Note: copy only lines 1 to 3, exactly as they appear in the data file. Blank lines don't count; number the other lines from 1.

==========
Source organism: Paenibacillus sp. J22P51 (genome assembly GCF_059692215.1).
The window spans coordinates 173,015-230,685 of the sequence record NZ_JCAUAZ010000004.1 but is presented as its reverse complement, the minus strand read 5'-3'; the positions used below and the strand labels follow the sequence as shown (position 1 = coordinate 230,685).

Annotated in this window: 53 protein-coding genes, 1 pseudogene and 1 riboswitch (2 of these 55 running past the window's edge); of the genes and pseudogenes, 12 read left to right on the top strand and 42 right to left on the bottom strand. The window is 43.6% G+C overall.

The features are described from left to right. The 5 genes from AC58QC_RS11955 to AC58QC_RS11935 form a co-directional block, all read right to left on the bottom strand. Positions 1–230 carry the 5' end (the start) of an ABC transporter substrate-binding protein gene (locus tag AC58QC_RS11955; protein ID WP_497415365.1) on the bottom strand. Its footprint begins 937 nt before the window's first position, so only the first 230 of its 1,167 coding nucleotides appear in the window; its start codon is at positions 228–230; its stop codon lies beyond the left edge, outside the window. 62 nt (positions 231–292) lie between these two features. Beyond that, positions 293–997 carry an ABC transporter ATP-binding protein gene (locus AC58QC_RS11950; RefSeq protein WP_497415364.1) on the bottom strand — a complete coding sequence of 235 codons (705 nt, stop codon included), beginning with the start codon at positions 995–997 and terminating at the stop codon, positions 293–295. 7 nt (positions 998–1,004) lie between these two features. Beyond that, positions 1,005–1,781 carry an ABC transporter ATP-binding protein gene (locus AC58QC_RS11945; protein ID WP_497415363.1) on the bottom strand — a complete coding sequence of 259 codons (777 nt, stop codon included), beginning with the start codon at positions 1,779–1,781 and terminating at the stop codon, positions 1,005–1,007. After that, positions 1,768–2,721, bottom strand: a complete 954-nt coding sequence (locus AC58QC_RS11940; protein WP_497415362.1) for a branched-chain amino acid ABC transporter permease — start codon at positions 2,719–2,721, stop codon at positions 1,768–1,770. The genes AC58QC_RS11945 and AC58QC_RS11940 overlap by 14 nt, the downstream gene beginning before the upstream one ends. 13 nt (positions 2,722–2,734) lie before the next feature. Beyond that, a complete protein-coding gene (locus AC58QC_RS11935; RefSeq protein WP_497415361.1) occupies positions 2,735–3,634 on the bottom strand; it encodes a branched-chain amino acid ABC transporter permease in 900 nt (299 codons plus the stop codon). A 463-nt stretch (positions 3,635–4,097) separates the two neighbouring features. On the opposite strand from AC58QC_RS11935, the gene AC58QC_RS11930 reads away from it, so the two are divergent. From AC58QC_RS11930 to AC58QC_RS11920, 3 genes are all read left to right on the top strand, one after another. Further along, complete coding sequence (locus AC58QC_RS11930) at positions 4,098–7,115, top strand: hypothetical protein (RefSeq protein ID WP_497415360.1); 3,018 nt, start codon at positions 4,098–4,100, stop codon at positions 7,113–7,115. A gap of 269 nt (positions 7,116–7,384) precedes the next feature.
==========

Source organism: Paenibacillus sp. J22P51 (genome assembly GCF_059692215.1).
The window spans coordinates 173,015-230,685 of the sequence record NZ_JCAUAZ010000004.1 but is presented as its reverse complement, the minus strand read 5'-3'; the positions used below and the strand labels follow the sequence as shown (position 1 = coordinate 230,685).

Annotated in this window: 53 protein-coding genes, 1 pseudogene and 1 riboswitch (2 of these 55 running past the window's edge); of the genes and pseudogenes, 12 read left to right on the top strand and 42 right to left on the bottom strand. The window is 43.6% G+C overall.